Many of us in the early childhood field are working to promote family engagement. You may be conducting research, developing resources, facilitating professional and parent development conversations in a program or at a national conference, or studying in preparation to become part of this important work. Regardless of your role, this teaching case, “Bridging Worlds:  Family Engagement in the Transition to Kindergarten,” calls attention to the powerful impact that adults’ feelings, assumptions, and expectations have on a young child’s learning and development. In other words, the case makes visible the too-often invisible aspects of family engagement. 

Making the invisible, visible

Nicole, Maya’s mother, demonstrates deep insight into her child, and she knows how to be Maya’s advocate by reaching out to Teresa, Maya’s former teacher, as well as to her new teacher, Tanya. Nicole’s preparation for her meeting with Tanya—writing down her own ideas and creating an “All About Me” book with Maya—shows that she has a clear understanding of what she needs to convey to Tanya. It also demonstrates that she has developed a thoughtful plan to work with Maya’s teachers to ensure her success.

Unfortunately, as Nicole strives to build a partnership with Tanya to ease Maya’s transition to kindergarten, Nicole is facing a web of obstacles that no one else is aware of.  Included in these obstacles are some of the assumptions, feelings and beliefs of the professionals who want the best for Maya and her family and work hard to help them. These beliefs include:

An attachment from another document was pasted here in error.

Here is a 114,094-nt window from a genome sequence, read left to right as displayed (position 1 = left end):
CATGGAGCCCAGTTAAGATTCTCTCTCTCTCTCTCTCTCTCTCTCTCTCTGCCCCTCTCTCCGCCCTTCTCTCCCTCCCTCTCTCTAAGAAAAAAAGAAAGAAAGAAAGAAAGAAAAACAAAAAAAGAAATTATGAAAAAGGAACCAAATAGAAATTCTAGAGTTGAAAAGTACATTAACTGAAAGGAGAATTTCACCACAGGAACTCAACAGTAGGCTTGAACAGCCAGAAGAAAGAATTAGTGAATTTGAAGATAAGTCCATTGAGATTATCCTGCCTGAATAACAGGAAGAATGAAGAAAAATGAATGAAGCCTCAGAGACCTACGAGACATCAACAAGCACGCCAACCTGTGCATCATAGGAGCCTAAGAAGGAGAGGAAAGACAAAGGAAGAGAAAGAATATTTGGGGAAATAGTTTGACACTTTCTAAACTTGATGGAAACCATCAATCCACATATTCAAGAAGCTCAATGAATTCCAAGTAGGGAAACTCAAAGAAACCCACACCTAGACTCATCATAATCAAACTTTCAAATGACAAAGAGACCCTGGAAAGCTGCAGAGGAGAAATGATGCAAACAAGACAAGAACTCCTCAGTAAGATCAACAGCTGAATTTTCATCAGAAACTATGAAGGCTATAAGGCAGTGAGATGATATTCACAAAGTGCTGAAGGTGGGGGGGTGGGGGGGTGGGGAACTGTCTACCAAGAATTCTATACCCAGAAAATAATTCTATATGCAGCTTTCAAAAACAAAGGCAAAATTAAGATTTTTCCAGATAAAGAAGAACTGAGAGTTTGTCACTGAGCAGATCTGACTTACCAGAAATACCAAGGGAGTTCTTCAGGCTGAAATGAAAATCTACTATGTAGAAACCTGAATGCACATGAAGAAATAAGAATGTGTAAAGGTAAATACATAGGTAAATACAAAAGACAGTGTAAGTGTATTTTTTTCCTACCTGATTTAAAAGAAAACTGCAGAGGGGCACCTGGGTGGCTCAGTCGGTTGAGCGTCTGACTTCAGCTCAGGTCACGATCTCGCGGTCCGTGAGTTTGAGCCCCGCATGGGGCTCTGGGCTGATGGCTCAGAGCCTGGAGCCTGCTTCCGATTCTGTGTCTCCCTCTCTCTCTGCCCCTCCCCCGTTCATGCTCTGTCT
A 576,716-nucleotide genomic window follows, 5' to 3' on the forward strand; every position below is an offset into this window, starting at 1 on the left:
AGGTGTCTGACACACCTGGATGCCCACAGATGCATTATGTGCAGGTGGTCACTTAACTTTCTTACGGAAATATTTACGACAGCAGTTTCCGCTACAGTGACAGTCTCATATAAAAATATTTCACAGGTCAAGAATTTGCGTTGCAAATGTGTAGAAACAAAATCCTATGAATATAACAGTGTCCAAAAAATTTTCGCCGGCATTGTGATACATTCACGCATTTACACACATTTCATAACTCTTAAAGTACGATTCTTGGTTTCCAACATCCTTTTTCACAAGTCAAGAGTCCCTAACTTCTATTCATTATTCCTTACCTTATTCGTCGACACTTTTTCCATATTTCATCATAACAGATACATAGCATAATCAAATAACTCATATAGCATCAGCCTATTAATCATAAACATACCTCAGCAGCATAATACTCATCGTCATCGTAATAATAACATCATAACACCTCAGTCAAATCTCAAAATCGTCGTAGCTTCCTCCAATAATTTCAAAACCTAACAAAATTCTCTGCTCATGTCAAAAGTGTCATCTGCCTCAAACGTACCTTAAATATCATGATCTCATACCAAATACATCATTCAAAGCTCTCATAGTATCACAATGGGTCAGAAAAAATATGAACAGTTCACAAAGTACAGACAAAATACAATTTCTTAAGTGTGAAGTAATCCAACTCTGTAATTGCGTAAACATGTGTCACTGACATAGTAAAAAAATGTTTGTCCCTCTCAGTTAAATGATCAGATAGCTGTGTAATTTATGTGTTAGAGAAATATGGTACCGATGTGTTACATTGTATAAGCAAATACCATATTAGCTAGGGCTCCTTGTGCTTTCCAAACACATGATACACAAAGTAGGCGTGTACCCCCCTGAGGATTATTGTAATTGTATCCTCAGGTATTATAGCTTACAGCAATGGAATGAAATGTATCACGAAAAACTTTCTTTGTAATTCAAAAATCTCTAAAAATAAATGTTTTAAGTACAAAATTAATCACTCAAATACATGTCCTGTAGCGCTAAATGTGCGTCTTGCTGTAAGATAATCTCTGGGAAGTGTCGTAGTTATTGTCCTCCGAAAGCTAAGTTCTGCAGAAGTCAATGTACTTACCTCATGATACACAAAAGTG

•     Teresa’s view that Davis Elementary is not “exactly high performing” and her attempt to steer families to other schools. This attitude likely played a part in her decision not to reach out to the nearby school that most children from the Head Start attend. Imagine in what ways Maya’s transition to kindergarten would have been different if her old and new teachers had known one another as professionals who were each working hard to cope with the increased focus on child outcomes, school readiness and the Common Core Standards.